Residual fixatives from liquid-based Pap tests and cervical swabs contain tumor-specific biomarkers for ovarian cancer, according to an analysis of proteins found in matched biospecimens from a woman with high grade serous ovarian cancer.
The findings suggest that Pap test fluid or cervical swabs could be used to detect ovarian cancer biomarker proteins to allow for earlier detection of ovarian cancer, reported Kristin L. M. Boylan, PhD, assistant director of the Ovarian Cancer Early Detection Program at the University of Minnesota, Minneapolis, and colleagues.
The investigators examined the biospecimens from a 72-year-old woman diagnosed with metastatic high-grade serous adenocarcinoma that did not encompass the cervix. The Pap test, obtained prior to surgery, was negative for malignancy, but nearly 5,000 proteins were detected in the three matched biospecimens, including more than 2,000 that were expressed in each of them.
These proteins included several known ovarian cancer biomarkers, such as CA125, HE4, and mesothelin, the investigators noted.
The findings were published online Feb. 9 in Clinical Proteomics.
“Our data demonstrate that ovarian cancer biomarkers can be detected in Pap test fluid or a cervical swab by MS-based proteomics,” they wrote. “In addition to identifying multiple known biomarkers, over 2,000 proteins were detected in all three biospecimens, suggesting a potential role for novel biomarker discovery.”
Proteins from the cell-free supernatant of the patient’s liquid-based Pap test fixative were concentrated by acetone precipitation or eluted from the cervical swab, and protein was also extracted from the patient’s tumor. Analyses showed similarities in the Pap test fluid and cervical swab proteins, as well as the tumor extract, they said.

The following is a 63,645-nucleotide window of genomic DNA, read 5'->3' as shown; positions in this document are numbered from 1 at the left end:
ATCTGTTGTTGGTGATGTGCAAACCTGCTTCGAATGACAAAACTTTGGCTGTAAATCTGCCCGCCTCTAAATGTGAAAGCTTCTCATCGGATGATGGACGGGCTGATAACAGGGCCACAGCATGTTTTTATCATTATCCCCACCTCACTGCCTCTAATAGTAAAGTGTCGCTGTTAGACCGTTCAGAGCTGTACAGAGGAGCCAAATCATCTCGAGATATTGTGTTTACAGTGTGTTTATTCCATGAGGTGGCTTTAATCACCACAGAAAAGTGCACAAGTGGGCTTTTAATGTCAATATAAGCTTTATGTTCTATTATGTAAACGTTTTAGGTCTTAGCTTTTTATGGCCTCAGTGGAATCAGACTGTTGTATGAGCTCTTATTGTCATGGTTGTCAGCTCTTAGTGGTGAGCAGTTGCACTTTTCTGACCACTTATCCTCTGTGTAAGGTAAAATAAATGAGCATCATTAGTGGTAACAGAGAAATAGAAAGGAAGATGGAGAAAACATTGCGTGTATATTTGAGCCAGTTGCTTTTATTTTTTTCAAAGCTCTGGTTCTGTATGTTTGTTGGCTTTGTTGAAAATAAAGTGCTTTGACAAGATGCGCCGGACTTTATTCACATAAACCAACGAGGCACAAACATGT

The findings are notable, because while early detection of ovarian cancer increases survival, an adequately sensitive and specific screening tool for use in the general population is lacking, they explained.
Pap test screening is widely accepted, suggesting that developing it as a screening tool for both cervical and ovarian cancers could improve testing for this “lethal but elusive disease,” they added, concluding that “[W]hile our samples were from a single patient, the results are proof of concept: that Pap test fluid or cervical swabs could be used for detection of ovarian cancer biomarker proteins, and this approach warrants further investigation.”
Senior author Amy Skubitz, PhD, professor and director of the Ovarian Cancer Early Detection Program, stated in a press release that she “sees an opportunity for this method to be translated into a self-administered, at-home test, where swabs could be collected by women at home and sent to a central laboratory for analysis of proteins that would diagnose ovarian cancer.”
However, next steps include using quantitative mass spectrometry to determine if the proteins or peptides identified in this analysis are detected at higher levels in ovarian cancer Pap tests or swabs compared to controls.
“Their presence alone is not sufficient for diagnosis,” she stated.
This study was supported by the Minnesota Ovarian Cancer Alliance, the Cancurables Foundation, Charlene’s Light: A Foundation for Ovarian Cancer, and the Department of Defense Ovarian Cancer Research Program Pilot Award. The authors reported having no disclosures.
This article originally appeared on MDedge.com, part of the Medscape Professional Network.
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